Gratitude ... be Thankful
[This article appeared in the June2023 issue of The Theosophical Movement. For more articles published in this excellent magazine follow this link: https://www.ultindia.org/current_issues.html]
“Being grateful for all that silently works in our lives, and ignoring what does not, will reverse our default state of ignoring what works, and resisting what does not,” writes Suma Varughese, from her personal experience.
Suma Varughese is the former editor of Life Positive and Society magazines. She is the author of Travelling Light and Travelling Lighter. She is also the founder-facilitator of the Zen of Good Writing course which imparts the principles of good writing to aspiring writers.
She writes that when she could not sleep for three consecutive nights, she asked her friends for prescriptions for a good night’s sleep. She received many suggestions, of which a few were implemented and they worked. She realized that getting a good night’s sleep was indeed a blessing. All of us enjoy hundreds of blessings which we take for granted, until we meet someone who does not have it. It is just like that boy who cried for shoes until he met one who had no feet. The author says that when she heard of a friend who had her intestines and liver operated on for cancer, she expressed her gratitude that she only had to suffer some sleepless nights. We are compelled to feel gratitude for all that we have when we see some of those people at traffic signals: men without limbs; malnourished women carrying tiny babies; street urchins running around with scanty clothes, and so on.
We should consider ourselves lucky if we can read, if we can walk, talk, breathe, eat and sleep. For, all these are great blessings. She recalls the incident wherein her uncle’s entire family suffered on account of food poisoning and was hospitalized except their son; he cheerfully said that he was thankful to God that there was at least one person who was not affected and could look after them all! It was heartening to see him find something good even in a hopeless situation, writes Suma Varughese. (Life Positive, May 2023)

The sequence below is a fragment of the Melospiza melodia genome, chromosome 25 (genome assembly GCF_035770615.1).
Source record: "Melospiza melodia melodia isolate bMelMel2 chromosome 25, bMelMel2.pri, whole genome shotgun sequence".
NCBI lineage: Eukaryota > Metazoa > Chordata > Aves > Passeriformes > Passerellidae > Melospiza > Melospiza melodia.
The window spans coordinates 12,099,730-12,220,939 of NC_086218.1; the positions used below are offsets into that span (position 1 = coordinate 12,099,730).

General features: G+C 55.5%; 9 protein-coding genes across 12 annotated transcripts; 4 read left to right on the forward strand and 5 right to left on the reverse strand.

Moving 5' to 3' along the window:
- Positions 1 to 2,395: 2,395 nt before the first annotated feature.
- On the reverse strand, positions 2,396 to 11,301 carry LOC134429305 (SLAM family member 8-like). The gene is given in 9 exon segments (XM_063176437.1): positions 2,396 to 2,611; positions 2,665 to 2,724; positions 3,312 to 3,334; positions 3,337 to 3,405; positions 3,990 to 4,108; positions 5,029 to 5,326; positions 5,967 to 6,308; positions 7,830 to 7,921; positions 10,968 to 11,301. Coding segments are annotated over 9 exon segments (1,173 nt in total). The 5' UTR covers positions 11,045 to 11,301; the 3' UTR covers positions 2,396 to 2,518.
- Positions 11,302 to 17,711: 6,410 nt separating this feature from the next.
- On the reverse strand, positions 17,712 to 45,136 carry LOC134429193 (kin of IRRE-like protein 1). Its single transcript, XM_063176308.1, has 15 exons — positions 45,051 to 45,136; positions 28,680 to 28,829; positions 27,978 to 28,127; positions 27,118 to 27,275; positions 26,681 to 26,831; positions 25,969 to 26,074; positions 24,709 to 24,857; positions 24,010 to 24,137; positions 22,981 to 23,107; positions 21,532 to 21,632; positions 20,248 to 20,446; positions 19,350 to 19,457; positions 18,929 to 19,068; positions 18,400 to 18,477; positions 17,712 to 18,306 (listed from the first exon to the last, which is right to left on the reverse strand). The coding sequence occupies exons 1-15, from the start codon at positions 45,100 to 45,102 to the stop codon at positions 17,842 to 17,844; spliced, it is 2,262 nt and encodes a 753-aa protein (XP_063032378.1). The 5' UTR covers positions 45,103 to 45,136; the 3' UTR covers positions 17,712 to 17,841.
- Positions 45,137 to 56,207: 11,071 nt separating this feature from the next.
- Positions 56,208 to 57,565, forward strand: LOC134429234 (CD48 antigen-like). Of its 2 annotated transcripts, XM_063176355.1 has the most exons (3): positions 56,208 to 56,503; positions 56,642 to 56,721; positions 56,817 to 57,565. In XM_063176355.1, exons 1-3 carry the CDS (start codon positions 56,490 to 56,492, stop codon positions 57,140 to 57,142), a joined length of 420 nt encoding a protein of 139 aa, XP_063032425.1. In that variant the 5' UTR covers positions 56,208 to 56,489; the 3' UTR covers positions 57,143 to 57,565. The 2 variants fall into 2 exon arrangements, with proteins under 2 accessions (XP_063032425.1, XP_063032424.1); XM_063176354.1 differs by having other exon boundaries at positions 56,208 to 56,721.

The feeling of gratitude is an inseparable part of spiritual life. Thanksgiving reminds us about the process of giving Thanks, which could be felt, acknowledged, written or expressed through a kind act. It is a good practice to maintain the Gratitude Journal, in which, every day, before we go to sleep, we can write down five things for which we are grateful. We could begin by making a list of five people to whom we are thankful, followed by five physical abilities, five possessions, five modern-day inventions, and so on. We could also be thankful for the good moral qualities developed as a result of suffering and adversities. Thankfulness puts everything in a fresh perspective, allowing us to see the blessings all around us, writes Marguerite Theophil. Catherine Athans, a teacher of metaphysics and a life coach, based out of Los Angeles, writes that when we learn to be grateful for little things in life, we would find that things and events we had been wanting for long, begin to appear in our life simply, miraculously. “Gratitude ties in beautifully with the state of living a full, abundant life.”
We should consciously try to feel grateful for everything life brings, both joys and troubles. We must be thankful for the difficult times because they teach us hard lessons and make us grow. We must be thankful for our limitations because they give us opportunities for improvement. We must be also thankful for adversities and challenges because they could build our strength and character. With an attitude of gratitude, we can turn our troubles into our blessings by giving the right response to the situation.